A couple of weeks ago we took Dad to visit her at the weekend (he was "allowed" to visit as one of her sons was also staying). We dropped Dad at her house, and went on to stay at my Mum's. No sooner had we got there (at about 11ish on a Friday evening) than DH became seriously and suddenly ill (he does have lots of health issues), so we rushed home again and he was admitted to hospital. The following morning my Mum rang Dad to tell him what had happened and to say that he would probably have to stay on with his partner a few days longer than originally planned. The partner answered the phone, my mum told her what had happened, and her response was to start crying, to say that she hated me, that I was bone idle, had never done anything in my life, and I was just waiting for my Dad to die to get him off my hands and to get his money.

I can't tell you how upset I was to hear such awful things - but worse still, is that she has since told Dad what she said, and he has said absolutely nothing to her. When I asked him why, he started to make excuses for her and to say that she was sorry. I can't understand why he would let her say such things about me without defending me. I can't stop thinking about it, and about all her other recent behaviour. Dad continues to talk about her as if she has done nothing wrong - he doesnt seem to realise I don't want to hear anything about her, neither does he realise how let down I feel.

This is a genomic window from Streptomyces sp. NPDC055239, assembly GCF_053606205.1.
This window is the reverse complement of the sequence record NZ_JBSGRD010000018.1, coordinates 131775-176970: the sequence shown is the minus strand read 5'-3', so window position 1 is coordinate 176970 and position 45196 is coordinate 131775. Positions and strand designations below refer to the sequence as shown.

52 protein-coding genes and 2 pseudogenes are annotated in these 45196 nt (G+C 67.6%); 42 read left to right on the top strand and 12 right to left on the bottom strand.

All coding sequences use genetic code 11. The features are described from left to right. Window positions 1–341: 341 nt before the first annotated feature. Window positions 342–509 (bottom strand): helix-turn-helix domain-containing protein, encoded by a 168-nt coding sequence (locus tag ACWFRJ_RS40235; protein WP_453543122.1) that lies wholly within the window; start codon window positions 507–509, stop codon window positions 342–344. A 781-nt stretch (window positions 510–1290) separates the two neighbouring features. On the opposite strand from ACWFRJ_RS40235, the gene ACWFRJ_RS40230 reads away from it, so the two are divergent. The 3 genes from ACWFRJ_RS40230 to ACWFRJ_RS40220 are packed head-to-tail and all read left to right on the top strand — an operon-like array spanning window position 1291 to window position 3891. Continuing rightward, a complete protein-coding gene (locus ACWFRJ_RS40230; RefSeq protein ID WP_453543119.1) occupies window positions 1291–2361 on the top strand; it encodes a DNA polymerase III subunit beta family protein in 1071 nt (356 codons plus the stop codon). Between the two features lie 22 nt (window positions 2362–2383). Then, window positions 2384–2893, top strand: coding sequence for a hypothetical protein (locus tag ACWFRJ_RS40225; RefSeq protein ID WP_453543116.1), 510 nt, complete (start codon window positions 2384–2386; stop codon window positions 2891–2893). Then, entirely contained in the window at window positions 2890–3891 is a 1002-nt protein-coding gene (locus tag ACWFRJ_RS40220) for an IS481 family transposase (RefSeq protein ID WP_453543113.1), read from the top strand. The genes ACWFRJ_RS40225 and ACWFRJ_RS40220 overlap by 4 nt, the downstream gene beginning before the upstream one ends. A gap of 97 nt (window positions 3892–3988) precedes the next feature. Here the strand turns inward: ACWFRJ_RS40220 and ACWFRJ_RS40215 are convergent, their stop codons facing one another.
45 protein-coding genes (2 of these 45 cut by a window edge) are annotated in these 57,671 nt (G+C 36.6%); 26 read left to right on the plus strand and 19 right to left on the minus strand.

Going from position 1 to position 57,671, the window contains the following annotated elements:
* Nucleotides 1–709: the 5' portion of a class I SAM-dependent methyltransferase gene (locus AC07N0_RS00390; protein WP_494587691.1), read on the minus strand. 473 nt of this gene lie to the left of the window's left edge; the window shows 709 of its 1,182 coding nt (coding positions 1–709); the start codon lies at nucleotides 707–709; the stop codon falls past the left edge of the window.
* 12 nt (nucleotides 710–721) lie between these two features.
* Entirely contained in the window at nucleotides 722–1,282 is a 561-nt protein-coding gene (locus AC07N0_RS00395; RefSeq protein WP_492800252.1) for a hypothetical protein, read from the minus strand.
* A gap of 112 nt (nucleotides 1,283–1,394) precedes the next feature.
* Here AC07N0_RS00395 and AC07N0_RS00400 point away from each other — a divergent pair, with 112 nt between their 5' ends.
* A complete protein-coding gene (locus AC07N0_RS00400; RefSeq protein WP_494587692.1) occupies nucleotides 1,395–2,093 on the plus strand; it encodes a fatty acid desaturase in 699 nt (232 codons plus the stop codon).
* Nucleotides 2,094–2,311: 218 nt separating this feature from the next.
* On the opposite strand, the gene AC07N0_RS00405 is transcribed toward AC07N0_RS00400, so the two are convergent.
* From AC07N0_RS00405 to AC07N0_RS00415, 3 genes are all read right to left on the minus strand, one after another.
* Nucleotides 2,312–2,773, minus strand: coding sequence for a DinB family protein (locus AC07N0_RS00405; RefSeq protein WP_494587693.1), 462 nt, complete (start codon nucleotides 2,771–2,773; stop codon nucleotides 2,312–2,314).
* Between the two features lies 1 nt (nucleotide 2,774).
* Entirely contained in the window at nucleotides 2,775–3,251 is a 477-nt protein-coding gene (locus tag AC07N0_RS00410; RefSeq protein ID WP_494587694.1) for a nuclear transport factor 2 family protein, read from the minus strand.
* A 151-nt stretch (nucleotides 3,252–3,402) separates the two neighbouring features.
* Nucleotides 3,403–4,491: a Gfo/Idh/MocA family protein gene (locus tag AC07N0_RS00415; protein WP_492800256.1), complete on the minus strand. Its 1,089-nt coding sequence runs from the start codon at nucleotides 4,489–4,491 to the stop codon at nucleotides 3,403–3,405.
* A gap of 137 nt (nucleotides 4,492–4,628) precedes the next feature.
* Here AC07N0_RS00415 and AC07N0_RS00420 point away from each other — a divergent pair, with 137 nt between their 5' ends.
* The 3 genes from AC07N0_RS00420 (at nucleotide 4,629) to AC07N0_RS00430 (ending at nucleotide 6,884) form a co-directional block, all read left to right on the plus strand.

I'm feeling increasing hostility towards her, but I also feel more and more bitter towards my Dad. I don't want to feel this way, but each time I try to rationalise my feelings, it seems she has "won" in every aspect of the situation. How can i not let this fester? I have spoken to my Dad about the whole name-calling incident, but as I said, he made excuses for her and now acts as though it never happened.

shandyleer Thu 23-Jun-11 15:44:31

Anybody with any wise words to stop me becoming even more of a bitter and twisted old hag? smile

garlicnutter Thu 23-Jun-11 15:44:37

What an incredible run of bad luck! I'm so sorry for everyone concerned.

YABU, imo. The woman has a painful, debilitating and almost certainly fatal disease. You are wrong to equate money with love: your father can leave everything to a donkey sanctuary if he chooses to - and might even do, if his will makes the family rifts worse. Perhaps the sons are less able to look after themselves than you are, or, alternatively, are brilliantly gifted and he wants to afford them opportunities. Whatever, it's his dying wish. Surely you can respect that?

I am very sad for all the troubles in your family, and for the immense strain it must be putting on you. But I think you're making your own stress worse by playing power games, or at least wanting to.

As the only reliably healthy person in the middle of all this, I'd strongly recommend getting yourself a counsellor. You really need someone sensible to dump your angst on. Good luck.

shandyleer Thu 23-Jun-11 15:46:53